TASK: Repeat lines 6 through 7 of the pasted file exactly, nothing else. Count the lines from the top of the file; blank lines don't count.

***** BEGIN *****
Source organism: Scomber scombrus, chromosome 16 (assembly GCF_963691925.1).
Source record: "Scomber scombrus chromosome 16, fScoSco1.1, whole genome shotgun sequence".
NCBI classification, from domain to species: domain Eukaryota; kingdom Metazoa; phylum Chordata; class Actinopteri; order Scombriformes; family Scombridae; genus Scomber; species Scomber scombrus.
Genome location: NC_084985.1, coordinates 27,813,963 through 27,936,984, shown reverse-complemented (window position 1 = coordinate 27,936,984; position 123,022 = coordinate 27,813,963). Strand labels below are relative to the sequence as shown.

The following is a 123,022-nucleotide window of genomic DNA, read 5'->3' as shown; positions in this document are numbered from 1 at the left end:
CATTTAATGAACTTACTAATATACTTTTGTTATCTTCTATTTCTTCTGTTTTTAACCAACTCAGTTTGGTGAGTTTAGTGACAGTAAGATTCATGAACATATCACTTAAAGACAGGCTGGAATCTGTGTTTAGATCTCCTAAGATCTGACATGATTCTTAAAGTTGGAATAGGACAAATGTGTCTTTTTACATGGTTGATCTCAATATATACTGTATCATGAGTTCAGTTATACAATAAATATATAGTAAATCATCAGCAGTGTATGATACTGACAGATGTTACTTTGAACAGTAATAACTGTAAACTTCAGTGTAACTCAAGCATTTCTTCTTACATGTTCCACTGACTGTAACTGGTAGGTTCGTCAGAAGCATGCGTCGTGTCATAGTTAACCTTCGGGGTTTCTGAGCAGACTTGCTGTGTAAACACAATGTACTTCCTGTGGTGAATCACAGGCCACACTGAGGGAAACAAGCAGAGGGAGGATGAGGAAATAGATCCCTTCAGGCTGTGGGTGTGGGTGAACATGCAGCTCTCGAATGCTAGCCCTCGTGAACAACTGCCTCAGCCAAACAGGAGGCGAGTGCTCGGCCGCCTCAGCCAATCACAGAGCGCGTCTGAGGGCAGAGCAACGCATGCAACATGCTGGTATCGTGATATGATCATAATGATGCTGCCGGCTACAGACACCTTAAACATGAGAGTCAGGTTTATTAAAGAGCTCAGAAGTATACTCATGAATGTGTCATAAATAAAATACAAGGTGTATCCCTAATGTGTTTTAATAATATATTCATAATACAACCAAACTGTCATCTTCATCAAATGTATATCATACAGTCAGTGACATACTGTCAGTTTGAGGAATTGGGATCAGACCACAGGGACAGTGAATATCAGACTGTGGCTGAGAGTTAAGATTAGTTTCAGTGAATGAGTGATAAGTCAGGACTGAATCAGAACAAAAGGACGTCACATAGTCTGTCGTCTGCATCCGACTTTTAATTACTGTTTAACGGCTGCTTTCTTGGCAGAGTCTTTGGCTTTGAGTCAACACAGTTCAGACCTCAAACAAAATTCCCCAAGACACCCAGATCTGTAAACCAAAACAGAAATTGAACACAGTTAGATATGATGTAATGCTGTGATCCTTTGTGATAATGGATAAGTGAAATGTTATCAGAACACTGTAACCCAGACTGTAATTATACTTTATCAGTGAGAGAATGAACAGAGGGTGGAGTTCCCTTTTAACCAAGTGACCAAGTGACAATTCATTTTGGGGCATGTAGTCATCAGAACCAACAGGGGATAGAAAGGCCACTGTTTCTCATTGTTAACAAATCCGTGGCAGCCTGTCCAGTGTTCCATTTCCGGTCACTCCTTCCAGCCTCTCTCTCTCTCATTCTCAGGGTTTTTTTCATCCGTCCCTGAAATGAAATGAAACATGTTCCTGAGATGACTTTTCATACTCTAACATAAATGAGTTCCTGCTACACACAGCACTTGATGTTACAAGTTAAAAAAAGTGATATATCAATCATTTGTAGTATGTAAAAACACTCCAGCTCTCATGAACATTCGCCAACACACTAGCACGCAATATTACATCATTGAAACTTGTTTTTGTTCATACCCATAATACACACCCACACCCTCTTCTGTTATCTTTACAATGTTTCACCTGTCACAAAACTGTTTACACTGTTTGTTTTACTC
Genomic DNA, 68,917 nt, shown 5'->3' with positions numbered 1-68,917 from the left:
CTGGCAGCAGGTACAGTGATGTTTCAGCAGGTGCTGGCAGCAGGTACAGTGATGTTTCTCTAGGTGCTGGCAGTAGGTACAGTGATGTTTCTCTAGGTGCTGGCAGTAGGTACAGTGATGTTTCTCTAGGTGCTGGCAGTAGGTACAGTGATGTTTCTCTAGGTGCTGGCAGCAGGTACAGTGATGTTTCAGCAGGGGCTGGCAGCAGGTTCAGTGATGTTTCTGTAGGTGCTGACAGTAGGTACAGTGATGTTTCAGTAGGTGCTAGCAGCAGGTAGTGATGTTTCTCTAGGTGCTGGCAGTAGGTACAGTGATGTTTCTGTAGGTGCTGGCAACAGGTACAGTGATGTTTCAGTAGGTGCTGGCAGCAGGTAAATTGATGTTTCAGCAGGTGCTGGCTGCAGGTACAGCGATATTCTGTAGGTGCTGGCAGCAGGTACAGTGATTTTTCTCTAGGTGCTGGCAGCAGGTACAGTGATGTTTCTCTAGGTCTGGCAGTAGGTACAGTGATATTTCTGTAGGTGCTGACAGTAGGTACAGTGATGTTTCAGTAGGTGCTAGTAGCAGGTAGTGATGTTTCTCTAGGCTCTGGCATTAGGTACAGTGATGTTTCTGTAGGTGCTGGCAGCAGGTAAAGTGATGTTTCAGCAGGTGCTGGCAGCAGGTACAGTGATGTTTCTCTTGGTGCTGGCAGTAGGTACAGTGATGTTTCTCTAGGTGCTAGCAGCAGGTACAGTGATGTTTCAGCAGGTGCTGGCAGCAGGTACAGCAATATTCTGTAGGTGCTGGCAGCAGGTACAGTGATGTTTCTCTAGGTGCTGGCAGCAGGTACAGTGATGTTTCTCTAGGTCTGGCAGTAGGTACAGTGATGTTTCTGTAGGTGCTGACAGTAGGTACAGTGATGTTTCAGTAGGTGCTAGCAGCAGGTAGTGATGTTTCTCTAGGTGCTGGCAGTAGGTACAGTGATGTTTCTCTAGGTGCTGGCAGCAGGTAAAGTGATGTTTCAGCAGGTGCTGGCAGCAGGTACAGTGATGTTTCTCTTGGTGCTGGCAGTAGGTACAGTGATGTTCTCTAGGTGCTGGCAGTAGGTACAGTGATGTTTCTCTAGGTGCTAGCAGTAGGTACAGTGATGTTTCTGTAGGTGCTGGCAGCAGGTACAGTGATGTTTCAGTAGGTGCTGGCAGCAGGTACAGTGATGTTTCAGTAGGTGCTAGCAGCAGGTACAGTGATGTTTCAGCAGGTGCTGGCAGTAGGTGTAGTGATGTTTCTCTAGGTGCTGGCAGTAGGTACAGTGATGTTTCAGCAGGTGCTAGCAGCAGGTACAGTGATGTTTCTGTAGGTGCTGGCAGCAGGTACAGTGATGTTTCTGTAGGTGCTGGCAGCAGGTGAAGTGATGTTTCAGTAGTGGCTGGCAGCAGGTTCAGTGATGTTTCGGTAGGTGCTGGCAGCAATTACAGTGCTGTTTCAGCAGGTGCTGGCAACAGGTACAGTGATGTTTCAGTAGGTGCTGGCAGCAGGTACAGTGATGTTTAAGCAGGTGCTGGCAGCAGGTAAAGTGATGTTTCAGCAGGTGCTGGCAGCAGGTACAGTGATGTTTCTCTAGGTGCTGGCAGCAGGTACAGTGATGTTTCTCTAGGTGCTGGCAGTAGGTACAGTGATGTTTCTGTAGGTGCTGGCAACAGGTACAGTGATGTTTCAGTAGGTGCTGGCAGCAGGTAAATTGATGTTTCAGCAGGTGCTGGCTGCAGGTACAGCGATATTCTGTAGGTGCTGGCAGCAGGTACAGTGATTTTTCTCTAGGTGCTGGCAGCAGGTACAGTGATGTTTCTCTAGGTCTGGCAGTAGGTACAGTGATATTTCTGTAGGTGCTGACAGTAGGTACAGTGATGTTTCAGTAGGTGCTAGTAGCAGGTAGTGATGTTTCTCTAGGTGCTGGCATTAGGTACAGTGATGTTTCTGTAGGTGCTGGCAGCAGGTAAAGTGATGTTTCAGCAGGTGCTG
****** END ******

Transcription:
CATTTAATGAACTTACTAATATACTTTTGTTATCTTCTATTTCTTCTGTTTTTAACCAACTCAGTTTGGTGAGTTTAGTGACAGTAAGATTCATGAACATATCACTTAAAGACAGGCTGGAATCTGTGTTTAGATCTCCTAAGATCTGACATGATTCTTAAAGTTGGAATAGGACAAATGTGTCTTTTTACATGGTTGATCTCAATATATACTGTATCATGAGTTCAGTTATACAATAAATATATAGTAAATCATCAGCAGTGTATGATACTGACAGATGTTACTTTGAACAGTAATAACTGTAAACTTCAGTGTAACTCAAGCATTTCTTCTTACATGTTCCACTGACTGTAACTGGTAGGTTCGTCAGAAGCATGCGTCGTGTCATAGTTAACCTTCGGGGTTTCTGAGCAGACTTGCTGTGTAAACACAATGTACTTCCTGTGGTGAATCACAGGCCACACTGAGGGAAACAAGCAGAGGGAGGATGAGGAAATAGATCCCTTCAGGCTGTGGGTGTGGGTGAACATGCAGCTCTCGAATGCTAGCCCTCGTGAACAACTGCCTCAGCCAAACAGGAGGCGAGTGCTCGGCCGCCTCAGCCAATCACAGAGCGCGTCTGAGGGCAGAGCAACGCATGCAACATGCTGGTATCGTGATATGATCATAATGATGCTGCCGGCTACAGACACCTTAAACATGAGAGTCAGGTTTATTAAAGAGCTCAGAAGTATACTCATGAATGTGTCATAAATAAAATACAAGGTGTATCCCTAATGTGTTTTAATAATATATTCATAATACAACCAAACTGTCATCTTCATCAAATGTATATCATACAGTCAGTGACATACTGTCAGTTTGAGGAATTGGGATCAGACCACAGGGACAGTGAATATCAGACTGTGGCTGAGAGTTAAGATTAGTTTCAGTGAATGAGTGATAAGTCAGGACTGAATCAGAACAAAAGGACGTCACATAGTCTGTCGTCTGCATCCGACTTTTAATTACTGTTTAACGGCTGCTTTCTTGGCAGAGTCTTTGGCTTTGAGTCAACACAGTTCAGACCTCAAACAAAATTCCCCAAGACACCCAGATCTGTAAACCAAAACAGAAATTGAACACAGTTAGATATGATGTAATGCTGTGATCCTTTGTGATAATGGATAAGTGAAATGTTATCAGAACACTGTAACCCAGACTGTAATTATACTTTATCAGTGAGAGAATGAACAGAGGGTGGAGTTCCCTTTTAACCAAGTGACCAAGTGACAATTCATTTTGGGGCATGTAGTCATCAGAACCAACAGGGGATAGAAAGGCCACTGTTTCTCATTGTTAACAAATCCGTGGCAGCCTGTCCAGTGTTCCATTTCCGGTCACTCCTTCCAGCCTCTCTCTCTCTCATTCTCAGGGTTTTTTTCATCCGTCCCTGAAATGAAATGAAACATGTTCCTGAGATGACTTTTCATACTCTAACATAAATGAGTTCCTGCTACACACAGCACTTGATGTTACAAGTTAAAAAAAGTGATATATCAATCATTTGTAGTATGTAAAAACACTCCAGCTCTCATGAACATTCGCCAACACACTAGCACGCAATATTACATCATTGAAACTTGTTTTTGTTCATACCCATAATACACACCCACACCCTCTTCTGTTATCTTTACAATGTTTCACCTGTCACAAAACTGTTTACACTGTTTGTTTTACTC
Genomic DNA, 68,917 nt, shown 5'->3' with positions numbered 1-68,917 from the left: